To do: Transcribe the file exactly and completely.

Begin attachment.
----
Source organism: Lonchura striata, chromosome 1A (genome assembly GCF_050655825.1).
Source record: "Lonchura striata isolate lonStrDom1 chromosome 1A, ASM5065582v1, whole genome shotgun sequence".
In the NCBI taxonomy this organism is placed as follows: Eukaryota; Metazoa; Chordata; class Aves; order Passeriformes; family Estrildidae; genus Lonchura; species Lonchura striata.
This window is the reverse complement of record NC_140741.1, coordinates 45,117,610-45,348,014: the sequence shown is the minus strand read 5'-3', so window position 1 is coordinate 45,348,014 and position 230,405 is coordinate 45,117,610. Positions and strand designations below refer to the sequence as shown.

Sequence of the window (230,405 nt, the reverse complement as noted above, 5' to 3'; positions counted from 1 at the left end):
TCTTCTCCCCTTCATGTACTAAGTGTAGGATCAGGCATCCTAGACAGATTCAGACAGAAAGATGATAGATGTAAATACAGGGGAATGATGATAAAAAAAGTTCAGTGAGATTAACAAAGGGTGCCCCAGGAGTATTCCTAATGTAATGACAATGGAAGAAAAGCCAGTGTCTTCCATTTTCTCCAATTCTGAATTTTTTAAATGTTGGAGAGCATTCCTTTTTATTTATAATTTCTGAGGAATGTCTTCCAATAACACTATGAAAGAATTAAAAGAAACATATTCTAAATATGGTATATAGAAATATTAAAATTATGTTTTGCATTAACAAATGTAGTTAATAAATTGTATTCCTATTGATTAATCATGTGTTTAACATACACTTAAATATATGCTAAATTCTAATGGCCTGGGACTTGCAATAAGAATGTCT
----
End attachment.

Source organism: Lonchura striata, chromosome 1A (genome assembly GCF_050655825.1).
Source record: "Lonchura striata isolate lonStrDom1 chromosome 1A, ASM5065582v1, whole genome shotgun sequence".
In the NCBI taxonomy this organism is placed as follows: Eukaryota; Metazoa; Chordata; class Aves; order Passeriformes; family Estrildidae; genus Lonchura; species Lonchura striata.
This window is the reverse complement of record NC_140741.1, coordinates 45,117,610-45,348,014: the sequence shown is the minus strand read 5'-3', so window position 1 is coordinate 45,348,014 and position 230,405 is coordinate 45,117,610. Positions and strand designations below refer to the sequence as shown.

Sequence of the window (230,405 nt, the reverse complement as noted above, 5' to 3'; positions counted from 1 at the left end):
TCTTCTCCCCTTCATGTACTAAGTGTAGGATCAGGCATCCTAGACAGATTCAGACAGAAAGATGATAGATGTAAATACAGGGGAATGATGATAAAAAAAGTTCAGTGAGATTAACAAAGGGTGCCCCAGGAGTATTCCTAATGTAATGACAATGGAAGAAAAGCCAGTGTCTTCCATTTTCTCCAATTCTGAATTTTTTAAATGTTGGAGAGCATTCCTTTTTATTTATAATTTCTGAGGAATGTCTTCCAATAACACTATGAAAGAATTAAAAGAAACATATTCTAAATATGGTATATAGAAATATTAAAATTATGTTTTGCATTAACAAATGTAGTTAATAAATTGTATTCCTATTGATTAATCATGTGTTTAACATACACTTAAATATATGCTAAATTCTAATGGCCTGGGACTTGCAATAAGAATGTCT